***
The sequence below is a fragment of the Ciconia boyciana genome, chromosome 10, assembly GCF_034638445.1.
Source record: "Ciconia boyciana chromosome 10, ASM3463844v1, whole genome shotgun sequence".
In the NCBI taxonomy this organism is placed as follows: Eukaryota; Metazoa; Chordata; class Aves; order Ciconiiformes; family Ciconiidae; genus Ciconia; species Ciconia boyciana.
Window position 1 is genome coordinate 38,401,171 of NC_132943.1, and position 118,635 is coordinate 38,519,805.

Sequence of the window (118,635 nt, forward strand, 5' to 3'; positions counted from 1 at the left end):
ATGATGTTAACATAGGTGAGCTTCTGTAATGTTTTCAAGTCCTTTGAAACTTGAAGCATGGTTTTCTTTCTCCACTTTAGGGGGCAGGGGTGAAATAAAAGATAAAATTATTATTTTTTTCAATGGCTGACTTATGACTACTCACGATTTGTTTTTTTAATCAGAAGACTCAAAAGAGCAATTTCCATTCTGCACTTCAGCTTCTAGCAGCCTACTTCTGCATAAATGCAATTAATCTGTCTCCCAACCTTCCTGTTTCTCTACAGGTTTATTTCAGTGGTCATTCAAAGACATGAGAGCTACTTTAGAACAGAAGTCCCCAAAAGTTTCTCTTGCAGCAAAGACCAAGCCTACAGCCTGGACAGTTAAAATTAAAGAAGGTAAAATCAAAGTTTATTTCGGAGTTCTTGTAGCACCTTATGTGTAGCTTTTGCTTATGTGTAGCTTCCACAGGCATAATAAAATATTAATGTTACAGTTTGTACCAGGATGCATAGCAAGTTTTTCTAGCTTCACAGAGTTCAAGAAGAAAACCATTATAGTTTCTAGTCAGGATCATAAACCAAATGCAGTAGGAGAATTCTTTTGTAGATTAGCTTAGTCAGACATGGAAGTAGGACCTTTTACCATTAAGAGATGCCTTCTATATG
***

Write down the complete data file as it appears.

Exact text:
The sequence below is a fragment of the Ciconia boyciana genome, chromosome 10, assembly GCF_034638445.1.
Source record: "Ciconia boyciana chromosome 10, ASM3463844v1, whole genome shotgun sequence".
In the NCBI taxonomy this organism is placed as follows: Eukaryota; Metazoa; Chordata; class Aves; order Ciconiiformes; family Ciconiidae; genus Ciconia; species Ciconia boyciana.
Window position 1 is genome coordinate 38,401,171 of NC_132943.1, and position 118,635 is coordinate 38,519,805.

Sequence of the window (118,635 nt, forward strand, 5' to 3'; positions counted from 1 at the left end):
ATGATGTTAACATAGGTGAGCTTCTGTAATGTTTTCAAGTCCTTTGAAACTTGAAGCATGGTTTTCTTTCTCCACTTTAGGGGGCAGGGGTGAAATAAAAGATAAAATTATTATTTTTTTCAATGGCTGACTTATGACTACTCACGATTTGTTTTTTTAATCAGAAGACTCAAAAGAGCAATTTCCATTCTGCACTTCAGCTTCTAGCAGCCTACTTCTGCATAAATGCAATTAATCTGTCTCCCAACCTTCCTGTTTCTCTACAGGTTTATTTCAGTGGTCATTCAAAGACATGAGAGCTACTTTAGAACAGAAGTCCCCAAAAGTTTCTCTTGCAGCAAAGACCAAGCCTACAGCCTGGACAGTTAAAATTAAAGAAGGTAAAATCAAAGTTTATTTCGGAGTTCTTGTAGCACCTTATGTGTAGCTTTTGCTTATGTGTAGCTTCCACAGGCATAATAAAATATTAATGTTACAGTTTGTACCAGGATGCATAGCAAGTTTTTCTAGCTTCACAGAGTTCAAGAAGAAAACCATTATAGTTTCTAGTCAGGATCATAAACCAAATGCAGTAGGAGAATTCTTTTGTAGATTAGCTTAGTCAGACATGGAAGTAGGACCTTTTACCATTAAGAGATGCCTTCTATATG